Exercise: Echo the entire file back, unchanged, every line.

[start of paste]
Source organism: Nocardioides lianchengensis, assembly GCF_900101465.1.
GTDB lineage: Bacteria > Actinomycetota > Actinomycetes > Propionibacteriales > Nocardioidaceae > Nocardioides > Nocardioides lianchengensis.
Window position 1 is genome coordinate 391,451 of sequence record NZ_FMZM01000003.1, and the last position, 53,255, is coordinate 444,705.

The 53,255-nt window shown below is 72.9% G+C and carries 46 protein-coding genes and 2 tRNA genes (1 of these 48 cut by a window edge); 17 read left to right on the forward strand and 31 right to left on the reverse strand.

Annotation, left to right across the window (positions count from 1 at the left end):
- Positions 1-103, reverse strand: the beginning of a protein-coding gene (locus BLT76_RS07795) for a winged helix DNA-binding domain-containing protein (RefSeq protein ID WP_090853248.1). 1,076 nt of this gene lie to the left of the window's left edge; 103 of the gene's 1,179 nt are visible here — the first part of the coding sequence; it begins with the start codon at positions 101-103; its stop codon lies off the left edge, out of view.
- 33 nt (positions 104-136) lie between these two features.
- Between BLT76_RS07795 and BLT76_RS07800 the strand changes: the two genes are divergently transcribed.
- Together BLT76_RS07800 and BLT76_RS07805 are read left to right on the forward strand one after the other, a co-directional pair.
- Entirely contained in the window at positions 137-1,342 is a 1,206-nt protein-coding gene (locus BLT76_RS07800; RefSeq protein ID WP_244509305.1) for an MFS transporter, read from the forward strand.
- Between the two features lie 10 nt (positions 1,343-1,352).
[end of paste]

Source organism: Nocardioides lianchengensis, assembly GCF_900101465.1.
GTDB lineage: Bacteria > Actinomycetota > Actinomycetes > Propionibacteriales > Nocardioidaceae > Nocardioides > Nocardioides lianchengensis.
Window position 1 is genome coordinate 391,451 of sequence record NZ_FMZM01000003.1, and the last position, 53,255, is coordinate 444,705.

The 53,255-nt window shown below is 72.9% G+C and carries 46 protein-coding genes and 2 tRNA genes (1 of these 48 cut by a window edge); 17 read left to right on the forward strand and 31 right to left on the reverse strand.

Annotation, left to right across the window (positions count from 1 at the left end):
- Positions 1-103, reverse strand: the beginning of a protein-coding gene (locus BLT76_RS07795) for a winged helix DNA-binding domain-containing protein (RefSeq protein ID WP_090853248.1). 1,076 nt of this gene lie to the left of the window's left edge; 103 of the gene's 1,179 nt are visible here — the first part of the coding sequence; it begins with the start codon at positions 101-103; its stop codon lies off the left edge, out of view.
- 33 nt (positions 104-136) lie between these two features.
- Between BLT76_RS07795 and BLT76_RS07800 the strand changes: the two genes are divergently transcribed.
- Together BLT76_RS07800 and BLT76_RS07805 are read left to right on the forward strand one after the other, a co-directional pair.
- Entirely contained in the window at positions 137-1,342 is a 1,206-nt protein-coding gene (locus BLT76_RS07800; RefSeq protein ID WP_244509305.1) for an MFS transporter, read from the forward strand.
- Between the two features lie 10 nt (positions 1,343-1,352).